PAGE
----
Whether you’re a first-time home buyer or not, you’ll probably have a bunch of questions. Here’s a few you might be interested in:

Am I Ready to Buy a Home?

  • Over the past several decades, the federal government has promoted initiatives to increase homeownership and help more people attain the American dream. However, as beneficial as homeownership can be, it may not be the right choice for everyone. Homeownership can offer many advantages including tax benefits, financial security, and the pride that comes with taking care of your own place. But is it for you? Here are 10 questions to help you decide whether you are ready to stake your claim on your dream home.

What’s the Real Cost of Owning a Home?

  • As all first-time homeowners quickly discover, the costs of owning a home go well beyond the monthly mortgage payment. Most of these costs are predictable and, with research and careful planning, you can be sure to buy a home you can truly afford—even with all the extra expenses.

What kind of home is best for me?

  • The three major choices are condos, townhouses and detached houses. Each has its benefits and drawbacks, and entails a significantly different lifestyle and set of responsibilities.

Should I buy a new or an existing home?

  • Is a newly built home right for you? Do you want a home that you’ve helped design and that offers the latest in energy efficiency and design? Or do you have your heart set on moving to a specific neighborhood in the city or a close-in suburb, where newly constructed houses are rare or not available? These are baseline questions that confront many home shoppers early in the process. Your own answers are likely to depend on your lifestyle preferences, financing needs and the priorities you put on features like high energy efficiency, functional arrangements of interior living spaces and your desire, budget and aptitude when it comes to repairs and capital improvements.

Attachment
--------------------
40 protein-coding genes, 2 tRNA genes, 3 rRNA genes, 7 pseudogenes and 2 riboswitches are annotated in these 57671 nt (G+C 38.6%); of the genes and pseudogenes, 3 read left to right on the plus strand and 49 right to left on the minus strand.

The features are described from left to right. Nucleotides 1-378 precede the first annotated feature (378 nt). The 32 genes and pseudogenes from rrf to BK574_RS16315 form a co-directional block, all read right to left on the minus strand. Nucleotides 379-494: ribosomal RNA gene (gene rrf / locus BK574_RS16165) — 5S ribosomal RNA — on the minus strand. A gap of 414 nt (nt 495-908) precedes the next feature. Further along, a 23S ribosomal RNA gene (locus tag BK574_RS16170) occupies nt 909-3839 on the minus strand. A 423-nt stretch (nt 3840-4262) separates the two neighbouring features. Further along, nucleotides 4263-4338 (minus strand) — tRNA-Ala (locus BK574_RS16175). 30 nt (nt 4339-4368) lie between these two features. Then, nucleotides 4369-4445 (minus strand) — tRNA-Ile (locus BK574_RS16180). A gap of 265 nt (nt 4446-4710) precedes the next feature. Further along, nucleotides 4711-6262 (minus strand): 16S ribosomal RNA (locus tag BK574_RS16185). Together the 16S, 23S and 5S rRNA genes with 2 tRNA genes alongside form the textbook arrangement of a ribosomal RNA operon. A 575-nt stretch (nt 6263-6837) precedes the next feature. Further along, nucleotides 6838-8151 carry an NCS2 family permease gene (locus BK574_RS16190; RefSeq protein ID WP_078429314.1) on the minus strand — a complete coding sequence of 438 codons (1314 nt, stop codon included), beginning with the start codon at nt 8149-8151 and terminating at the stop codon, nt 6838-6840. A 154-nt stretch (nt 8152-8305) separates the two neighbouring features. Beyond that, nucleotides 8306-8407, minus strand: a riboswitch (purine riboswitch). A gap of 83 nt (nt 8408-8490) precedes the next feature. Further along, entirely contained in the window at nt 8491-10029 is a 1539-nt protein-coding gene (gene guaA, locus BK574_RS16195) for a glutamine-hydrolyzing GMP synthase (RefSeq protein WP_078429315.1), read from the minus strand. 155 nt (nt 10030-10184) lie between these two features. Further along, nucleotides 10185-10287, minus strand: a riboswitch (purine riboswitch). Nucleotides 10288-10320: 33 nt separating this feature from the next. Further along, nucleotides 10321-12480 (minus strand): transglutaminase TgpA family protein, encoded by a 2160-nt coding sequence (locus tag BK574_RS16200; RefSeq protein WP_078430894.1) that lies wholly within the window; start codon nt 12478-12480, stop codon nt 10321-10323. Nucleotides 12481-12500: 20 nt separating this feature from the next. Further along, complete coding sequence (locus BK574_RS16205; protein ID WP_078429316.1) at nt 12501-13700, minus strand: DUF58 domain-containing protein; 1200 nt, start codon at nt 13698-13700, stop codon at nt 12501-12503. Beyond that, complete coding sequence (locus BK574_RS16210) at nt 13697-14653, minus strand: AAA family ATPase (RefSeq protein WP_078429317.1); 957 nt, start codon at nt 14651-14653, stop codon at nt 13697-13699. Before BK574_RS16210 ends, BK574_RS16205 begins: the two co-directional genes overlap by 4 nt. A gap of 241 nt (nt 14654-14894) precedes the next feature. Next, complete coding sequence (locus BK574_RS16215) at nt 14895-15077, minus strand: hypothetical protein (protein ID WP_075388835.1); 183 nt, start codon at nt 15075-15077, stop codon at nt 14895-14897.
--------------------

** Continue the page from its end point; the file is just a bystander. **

What homes are available in my area?

  • Search the California Regional Multiple Listing Service (CRMLS) … the nation’s largest and most recognized subscriber-based MLS, dedicated to servicing nearly 800 communities.

What kind of neighborhood is best for me?

  • How can you choose the right neighborhood? Figure out what you’re looking for, do research and find a community that fits your description. Ask yourself if the neighborhood matches your taste in a living environment — and if it meets your criteria. Just because it’s a nice neighborhood doesn’t mean it’s the one for you. If the neighborhood meets your list but still feels wrong, search out another area. Trust your gut feeling — after all, you’re the one who has to live there.

Is it a good market to buy a home?

  • You need to know what is happening in the market right at the time you plan to sell. News media is always saying this and that about the trends in the overall market, but this is often far from what is happening in your local area.

What are my options for a mortgage?

When shopping for a home loan, one of the first questions to ask yourself is whether you want a fixed-rate or adjustable-rate (ARM) mortgage. There are similarities. Among them:

  • Both types let you borrow a big chunk amount of money and repay it slowly in monthly payments.